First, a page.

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Discussion papers
https://doi.org/10.5194/os-2019-52
© Author(s) 2019. This work is distributed under
the Creative Commons Attribution 4.0 License.
https://doi.org/10.5194/os-2019-52
© Author(s) 2019. This work is distributed under
the Creative Commons Attribution 4.0 License.

Submitted as: research article 11 Jun 2019

Submitted as: research article | 11 Jun 2019

Review status
This discussion paper is a preprint. It is a manuscript under review for the journal Ocean Science (OS).

Increasing turbidity in the North Sea during the 20th century due to changing wave climate

Robert J. Wilson1 and Michael R. Heath2 Robert J. Wilson and Michael R. Heath
  • 1Plymouth Marine Laboratory, Prospect Place, The Hoe, Plymouth, PL1 3DH, UK
  • 2Department of Mathematics and Statistics, University of Strathclyde, Glasgow, Scotland, G1 1XH

Abstract. Data on Secchi disk-depth (the depth at which a standard white disk lowered into the water just becomes invisible to a surface observer) show that water clarity in the North Sea declined during the 20th century, with likely consequences for marine primary production. However, the causes of this trend remain unknown. Here we analyze the hypothesis that changes in the North Sea's wave climate were largely responsible, by increasing the concentrations of suspended particulate matter (SPM) in the water column through re-suspension of seabed sediments. First, we analyzed the broad-scale statistical relationships between SPM and bed shear stress due to waves and tides. We used hindcasts of wave and current data to construct a space-time dataset of bed shear stress between 1997 and 2017 across the northwest European Continental Shelf, and compared the results with satellite-derived SPM concentrations. Bed shear stress was found to drive most of the inter-annual variation in SPM in the hydrographically mixed waters of the central and southern North Sea. We then used a long-term wave reanalysis to construct a time series of bed shear stress from 1900 to 2010. This shows that bed shear stress increased significantly across the shelf over this period, explaining more than half of the observed decline in water clarity over this period. Wave-driven processes are rarely included in projections of climate change impacts on marine ecosystems, but our analysis indicates that this should be reconsidered for shelf sea regions.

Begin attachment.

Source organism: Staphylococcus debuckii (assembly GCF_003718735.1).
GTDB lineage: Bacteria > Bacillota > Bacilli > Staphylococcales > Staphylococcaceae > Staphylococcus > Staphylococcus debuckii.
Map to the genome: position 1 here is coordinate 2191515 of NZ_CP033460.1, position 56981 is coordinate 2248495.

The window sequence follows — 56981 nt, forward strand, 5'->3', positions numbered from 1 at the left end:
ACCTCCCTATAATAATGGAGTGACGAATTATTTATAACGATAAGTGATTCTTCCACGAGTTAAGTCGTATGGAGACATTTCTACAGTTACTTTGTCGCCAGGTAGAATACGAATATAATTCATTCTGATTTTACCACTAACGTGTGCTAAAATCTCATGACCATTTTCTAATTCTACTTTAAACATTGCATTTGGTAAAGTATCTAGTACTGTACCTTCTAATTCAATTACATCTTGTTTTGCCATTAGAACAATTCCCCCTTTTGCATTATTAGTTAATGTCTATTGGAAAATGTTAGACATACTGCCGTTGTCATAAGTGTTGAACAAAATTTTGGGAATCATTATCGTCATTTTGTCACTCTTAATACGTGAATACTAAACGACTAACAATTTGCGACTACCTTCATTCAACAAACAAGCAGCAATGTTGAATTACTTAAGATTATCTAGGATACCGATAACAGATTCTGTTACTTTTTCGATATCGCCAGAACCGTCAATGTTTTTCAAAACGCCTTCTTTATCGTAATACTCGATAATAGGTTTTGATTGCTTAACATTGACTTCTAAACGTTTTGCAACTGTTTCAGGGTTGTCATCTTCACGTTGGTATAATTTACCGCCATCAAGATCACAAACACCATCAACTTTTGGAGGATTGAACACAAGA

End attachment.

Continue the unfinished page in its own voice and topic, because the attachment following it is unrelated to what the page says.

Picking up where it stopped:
Robert J. Wilson and Michael R. Heath
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Status: final response (author comments only)
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Robert J. Wilson and Michael R. Heath
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Short summary
The North Sea became much less clear during the 20th century, with potential consequences for primary production. This study analyses the hypothesis that changes in wave regime were a key driver of this change. We hindcast bed shear stress over the 20th Century using a long-term wave reanalysis. Shear stress increased by over 20 % in large parts of the southern and central North Sea during the 20th Century. This can explain the majority of the observed long-term decline in water clarity.
The North Sea became much less clear during the 20th century, with potential consequences for...
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